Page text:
You make think that sounds easy, just tying string between posts, but what I haven't mentioned is that they have to be taught, super tight. So, each post that you get to you have to pull with all your might and find a way to use your body weight to leverage while working 4" off the ground. This is no easy task and left us sweaty, sun drenched and blistered. When we were done though the field looked completely different. All of the droopy tomato plants were standing up straight and proud.
Trellised Tomatoes

Shade Cloth on the Big Green House

The heat and sunshine have made irrigation and shade a priority around here. We water the greenhouses several times a day and this week we added shade cloth to them both. Here is the big greenhouse with it's shade cloth which helps reflect some sun and keep it a little bit cooler in there.
Tractor with Discs

Here is Cory driving the tractor with the disks to prepare a patch of Pasture Field next to the peas.

Check out our Newborn Potato Field! All of these potatoes were planted by Kathy and Daniel before I arrived. The last time I was out here it looked like an empty field because nothing had sprouted yet. Now it's endless green rows. We visited it on Friday and will visit every few days scouting for the dreaded Colorado Potato Beetle. This little bug is curtains for potato crops. It feeds on the leaves and can multiply quickly and do massive damage. We already have them in another field where the potatoes were last year and it's only a matter of time before they find this buffet. The plan is to check for them frequently and when they arrive to monitor them until they reach a "critical mass". At that point we will spray them with an organic pesticide a few times which should wipe them out. Here's what we are looking for:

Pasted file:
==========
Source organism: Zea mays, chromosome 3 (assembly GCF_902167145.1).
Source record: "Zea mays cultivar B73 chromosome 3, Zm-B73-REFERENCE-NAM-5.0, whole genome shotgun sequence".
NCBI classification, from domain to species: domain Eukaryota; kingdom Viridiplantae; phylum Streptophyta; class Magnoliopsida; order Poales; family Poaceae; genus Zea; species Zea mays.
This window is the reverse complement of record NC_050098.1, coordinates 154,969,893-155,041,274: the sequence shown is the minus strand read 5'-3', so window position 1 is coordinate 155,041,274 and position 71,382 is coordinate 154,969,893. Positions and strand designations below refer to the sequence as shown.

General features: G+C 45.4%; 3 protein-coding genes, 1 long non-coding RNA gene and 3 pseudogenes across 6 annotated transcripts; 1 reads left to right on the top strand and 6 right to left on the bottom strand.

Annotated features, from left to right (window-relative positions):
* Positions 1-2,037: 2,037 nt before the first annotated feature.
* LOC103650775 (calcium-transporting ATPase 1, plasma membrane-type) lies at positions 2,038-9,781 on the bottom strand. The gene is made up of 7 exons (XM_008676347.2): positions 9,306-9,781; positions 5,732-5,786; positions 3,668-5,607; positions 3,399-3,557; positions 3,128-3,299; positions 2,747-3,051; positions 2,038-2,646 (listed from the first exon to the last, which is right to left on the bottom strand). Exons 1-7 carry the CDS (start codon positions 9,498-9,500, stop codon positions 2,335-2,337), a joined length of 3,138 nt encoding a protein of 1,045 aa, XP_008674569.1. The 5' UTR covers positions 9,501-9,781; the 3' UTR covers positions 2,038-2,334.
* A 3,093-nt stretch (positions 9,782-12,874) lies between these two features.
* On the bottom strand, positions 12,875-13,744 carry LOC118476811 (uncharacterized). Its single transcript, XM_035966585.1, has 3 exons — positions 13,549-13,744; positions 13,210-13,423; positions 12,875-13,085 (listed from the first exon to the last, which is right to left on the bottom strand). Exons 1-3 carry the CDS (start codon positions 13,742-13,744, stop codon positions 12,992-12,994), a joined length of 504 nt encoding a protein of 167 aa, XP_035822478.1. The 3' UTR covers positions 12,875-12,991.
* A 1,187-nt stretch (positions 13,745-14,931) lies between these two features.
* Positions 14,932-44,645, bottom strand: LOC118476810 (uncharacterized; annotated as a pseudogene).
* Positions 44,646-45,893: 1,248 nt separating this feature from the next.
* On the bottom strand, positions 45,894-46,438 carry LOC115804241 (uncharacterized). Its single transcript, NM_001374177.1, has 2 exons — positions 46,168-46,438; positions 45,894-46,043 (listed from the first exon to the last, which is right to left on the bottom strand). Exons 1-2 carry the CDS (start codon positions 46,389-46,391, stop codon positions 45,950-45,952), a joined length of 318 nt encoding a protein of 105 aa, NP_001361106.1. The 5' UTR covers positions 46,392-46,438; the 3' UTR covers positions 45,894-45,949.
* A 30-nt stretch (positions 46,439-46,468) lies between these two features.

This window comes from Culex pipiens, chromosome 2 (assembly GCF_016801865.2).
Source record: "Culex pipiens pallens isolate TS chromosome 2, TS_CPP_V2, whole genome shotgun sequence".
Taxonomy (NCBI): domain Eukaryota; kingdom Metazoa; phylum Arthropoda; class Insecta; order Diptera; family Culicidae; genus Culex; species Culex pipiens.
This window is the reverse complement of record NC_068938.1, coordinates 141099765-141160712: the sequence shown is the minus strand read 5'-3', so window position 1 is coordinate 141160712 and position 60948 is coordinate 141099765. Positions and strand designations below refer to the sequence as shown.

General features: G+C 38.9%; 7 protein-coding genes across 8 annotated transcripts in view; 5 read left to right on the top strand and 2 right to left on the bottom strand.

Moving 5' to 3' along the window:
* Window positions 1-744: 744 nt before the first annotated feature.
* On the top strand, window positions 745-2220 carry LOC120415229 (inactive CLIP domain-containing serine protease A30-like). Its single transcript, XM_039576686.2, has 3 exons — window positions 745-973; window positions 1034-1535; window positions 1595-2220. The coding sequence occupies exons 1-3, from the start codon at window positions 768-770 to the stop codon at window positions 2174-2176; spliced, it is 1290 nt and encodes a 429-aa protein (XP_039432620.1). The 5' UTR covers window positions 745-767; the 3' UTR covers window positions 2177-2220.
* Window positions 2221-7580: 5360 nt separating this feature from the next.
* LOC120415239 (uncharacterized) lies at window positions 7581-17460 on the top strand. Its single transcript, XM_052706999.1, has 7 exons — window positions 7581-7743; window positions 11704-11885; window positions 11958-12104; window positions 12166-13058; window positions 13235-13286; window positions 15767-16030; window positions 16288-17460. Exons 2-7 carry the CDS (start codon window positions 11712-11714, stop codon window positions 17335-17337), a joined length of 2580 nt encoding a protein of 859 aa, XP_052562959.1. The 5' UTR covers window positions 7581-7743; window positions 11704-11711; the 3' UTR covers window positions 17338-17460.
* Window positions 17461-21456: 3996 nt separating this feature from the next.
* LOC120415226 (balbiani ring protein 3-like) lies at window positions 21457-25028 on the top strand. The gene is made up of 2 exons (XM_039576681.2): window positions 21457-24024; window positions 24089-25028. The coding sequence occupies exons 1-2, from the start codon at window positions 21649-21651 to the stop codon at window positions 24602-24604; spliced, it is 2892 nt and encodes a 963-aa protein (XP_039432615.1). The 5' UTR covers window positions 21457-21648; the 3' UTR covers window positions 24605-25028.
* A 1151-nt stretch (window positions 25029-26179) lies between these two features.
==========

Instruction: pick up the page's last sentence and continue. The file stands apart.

Colorado Potato Beetle Adult and Larvae
Colorado Potato Beetle Eggs under Leaf

Okra ready to transplant

This week we transplanted Okra, Sunflowers, Watermelon, Eggplant and Zinnias. Cory direct seeded Peanuts. We started more winter squash in the green house.
We have some blackberry plants in 1gallon pots in the big greenhouse but they were growing really slowly so Daniel and I moved them outside for more sun. They seem happier now.

Farm Life
Sprocket settling in nicely